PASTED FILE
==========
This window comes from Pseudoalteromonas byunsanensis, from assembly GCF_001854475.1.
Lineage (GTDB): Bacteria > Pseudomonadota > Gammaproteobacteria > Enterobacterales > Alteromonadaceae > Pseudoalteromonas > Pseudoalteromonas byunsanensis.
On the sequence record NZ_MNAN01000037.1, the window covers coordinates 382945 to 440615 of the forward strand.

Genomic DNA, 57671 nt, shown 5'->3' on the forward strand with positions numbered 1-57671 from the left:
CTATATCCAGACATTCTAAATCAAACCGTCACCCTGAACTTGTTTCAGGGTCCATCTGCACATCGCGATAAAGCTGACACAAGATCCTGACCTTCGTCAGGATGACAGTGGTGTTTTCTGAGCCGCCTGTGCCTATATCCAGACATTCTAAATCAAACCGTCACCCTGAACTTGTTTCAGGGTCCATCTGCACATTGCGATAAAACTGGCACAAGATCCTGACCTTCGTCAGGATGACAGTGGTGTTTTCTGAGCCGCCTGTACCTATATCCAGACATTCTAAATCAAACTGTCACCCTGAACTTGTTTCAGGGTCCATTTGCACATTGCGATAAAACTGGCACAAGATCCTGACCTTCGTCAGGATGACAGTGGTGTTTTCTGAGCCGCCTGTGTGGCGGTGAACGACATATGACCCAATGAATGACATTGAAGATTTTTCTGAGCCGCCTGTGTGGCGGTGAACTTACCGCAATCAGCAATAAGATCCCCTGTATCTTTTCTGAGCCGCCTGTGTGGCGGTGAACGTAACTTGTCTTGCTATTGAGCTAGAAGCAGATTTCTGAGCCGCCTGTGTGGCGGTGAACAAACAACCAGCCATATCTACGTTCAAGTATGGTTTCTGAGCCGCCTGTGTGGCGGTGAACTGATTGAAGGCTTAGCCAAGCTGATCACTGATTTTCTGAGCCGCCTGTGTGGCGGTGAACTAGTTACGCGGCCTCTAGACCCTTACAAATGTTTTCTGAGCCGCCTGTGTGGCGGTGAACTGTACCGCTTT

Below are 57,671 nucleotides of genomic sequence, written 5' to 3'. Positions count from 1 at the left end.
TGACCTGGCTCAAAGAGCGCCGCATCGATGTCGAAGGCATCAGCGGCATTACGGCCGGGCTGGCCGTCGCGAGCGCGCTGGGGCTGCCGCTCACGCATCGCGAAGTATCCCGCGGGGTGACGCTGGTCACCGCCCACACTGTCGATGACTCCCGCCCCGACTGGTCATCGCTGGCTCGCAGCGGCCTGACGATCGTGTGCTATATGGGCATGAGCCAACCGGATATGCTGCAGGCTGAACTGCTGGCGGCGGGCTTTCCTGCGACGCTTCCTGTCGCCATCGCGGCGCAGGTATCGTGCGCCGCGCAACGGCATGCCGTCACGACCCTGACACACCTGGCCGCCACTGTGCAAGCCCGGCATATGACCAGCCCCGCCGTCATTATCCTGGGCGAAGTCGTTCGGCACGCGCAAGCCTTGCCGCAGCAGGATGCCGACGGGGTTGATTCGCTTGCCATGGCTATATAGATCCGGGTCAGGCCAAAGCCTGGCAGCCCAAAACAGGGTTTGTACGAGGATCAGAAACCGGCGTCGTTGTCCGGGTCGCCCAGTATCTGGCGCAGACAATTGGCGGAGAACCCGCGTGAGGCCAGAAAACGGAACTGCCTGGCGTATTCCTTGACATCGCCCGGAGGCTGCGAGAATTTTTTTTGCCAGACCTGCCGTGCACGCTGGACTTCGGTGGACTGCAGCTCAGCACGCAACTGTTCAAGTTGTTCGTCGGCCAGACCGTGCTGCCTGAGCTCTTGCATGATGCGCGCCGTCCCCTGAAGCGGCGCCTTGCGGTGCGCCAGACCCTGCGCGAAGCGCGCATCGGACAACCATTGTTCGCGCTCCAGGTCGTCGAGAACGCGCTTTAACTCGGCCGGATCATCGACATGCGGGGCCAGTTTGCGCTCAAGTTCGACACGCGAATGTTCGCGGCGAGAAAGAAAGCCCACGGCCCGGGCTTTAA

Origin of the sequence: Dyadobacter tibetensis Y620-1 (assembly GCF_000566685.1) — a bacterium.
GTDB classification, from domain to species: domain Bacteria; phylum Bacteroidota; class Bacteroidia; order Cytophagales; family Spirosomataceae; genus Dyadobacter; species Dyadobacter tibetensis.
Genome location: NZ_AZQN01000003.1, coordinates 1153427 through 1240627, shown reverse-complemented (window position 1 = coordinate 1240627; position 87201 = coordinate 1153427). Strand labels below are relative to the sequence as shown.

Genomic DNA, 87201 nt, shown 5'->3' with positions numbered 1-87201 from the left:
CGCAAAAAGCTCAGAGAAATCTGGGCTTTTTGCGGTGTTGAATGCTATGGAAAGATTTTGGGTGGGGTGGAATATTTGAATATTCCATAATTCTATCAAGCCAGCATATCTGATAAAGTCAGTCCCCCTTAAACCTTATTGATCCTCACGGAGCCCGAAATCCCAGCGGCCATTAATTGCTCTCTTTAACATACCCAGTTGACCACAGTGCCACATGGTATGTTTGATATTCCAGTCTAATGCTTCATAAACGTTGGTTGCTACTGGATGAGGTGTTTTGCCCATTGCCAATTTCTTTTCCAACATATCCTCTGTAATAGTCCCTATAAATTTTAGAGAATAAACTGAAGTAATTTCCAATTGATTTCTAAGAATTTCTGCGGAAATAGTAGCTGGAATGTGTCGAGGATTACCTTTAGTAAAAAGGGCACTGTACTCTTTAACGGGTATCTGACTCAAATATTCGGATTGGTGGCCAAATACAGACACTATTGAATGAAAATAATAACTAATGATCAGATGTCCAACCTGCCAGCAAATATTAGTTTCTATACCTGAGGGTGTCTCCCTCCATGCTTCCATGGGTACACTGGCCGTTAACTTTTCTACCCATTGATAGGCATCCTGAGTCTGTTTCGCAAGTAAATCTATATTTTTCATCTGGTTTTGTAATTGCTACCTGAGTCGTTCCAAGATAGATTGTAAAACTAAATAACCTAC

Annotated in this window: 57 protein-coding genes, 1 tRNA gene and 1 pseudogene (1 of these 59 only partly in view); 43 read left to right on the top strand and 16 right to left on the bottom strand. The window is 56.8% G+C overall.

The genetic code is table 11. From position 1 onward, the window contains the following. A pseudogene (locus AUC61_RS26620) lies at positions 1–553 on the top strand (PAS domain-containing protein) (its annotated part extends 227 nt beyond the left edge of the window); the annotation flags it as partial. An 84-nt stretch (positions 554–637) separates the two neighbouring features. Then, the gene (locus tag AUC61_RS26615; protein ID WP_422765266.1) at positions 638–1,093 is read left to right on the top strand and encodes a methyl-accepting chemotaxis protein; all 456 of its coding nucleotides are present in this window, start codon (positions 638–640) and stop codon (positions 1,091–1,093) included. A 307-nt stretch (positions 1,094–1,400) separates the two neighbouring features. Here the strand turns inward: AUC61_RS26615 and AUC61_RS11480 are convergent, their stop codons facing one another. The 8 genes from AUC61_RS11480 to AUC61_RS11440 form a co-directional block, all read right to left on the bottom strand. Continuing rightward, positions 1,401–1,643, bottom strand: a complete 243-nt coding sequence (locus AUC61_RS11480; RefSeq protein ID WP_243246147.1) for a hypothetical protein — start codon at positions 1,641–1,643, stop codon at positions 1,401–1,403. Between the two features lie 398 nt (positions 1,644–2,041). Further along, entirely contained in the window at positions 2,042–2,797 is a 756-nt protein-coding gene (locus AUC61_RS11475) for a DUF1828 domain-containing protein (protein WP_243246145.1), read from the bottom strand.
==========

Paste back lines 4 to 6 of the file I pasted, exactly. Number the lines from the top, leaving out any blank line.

Genomic DNA, 57671 nt, shown 5'->3' on the forward strand with positions numbered 1-57671 from the left:
CTATATCCAGACATTCTAAATCAAACCGTCACCCTGAACTTGTTTCAGGGTCCATCTGCACATCGCGATAAAGCTGACACAAGATCCTGACCTTCGTCAGGATGACAGTGGTGTTTTCTGAGCCGCCTGTGCCTATATCCAGACATTCTAAATCAAACCGTCACCCTGAACTTGTTTCAGGGTCCATCTGCACATTGCGATAAAACTGGCACAAGATCCTGACCTTCGTCAGGATGACAGTGGTGTTTTCTGAGCCGCCTGTACCTATATCCAGACATTCTAAATCAAACTGTCACCCTGAACTTGTTTCAGGGTCCATTTGCACATTGCGATAAAACTGGCACAAGATCCTGACCTTCGTCAGGATGACAGTGGTGTTTTCTGAGCCGCCTGTGTGGCGGTGAACGACATATGACCCAATGAATGACATTGAAGATTTTTCTGAGCCGCCTGTGTGGCGGTGAACTTACCGCAATCAGCAATAAGATCCCCTGTATCTTTTCTGAGCCGCCTGTGTGGCGGTGAACGTAACTTGTCTTGCTATTGAGCTAGAAGCAGATTTCTGAGCCGCCTGTGTGGCGGTGAACAAACAACCAGCCATATCTACGTTCAAGTATGGTTTCTGAGCCGCCTGTGTGGCGGTGAACTGATTGAAGGCTTAGCCAAGCTGATCACTGATTTTCTGAGCCGCCTGTGTGGCGGTGAACTAGTTACGCGGCCTCTAGACCCTTACAAATGTTTTCTGAGCCGCCTGTGTGGCGGTGAACTGTACCGCTTT

Below are 57,671 nucleotides of genomic sequence, written 5' to 3'. Positions count from 1 at the left end.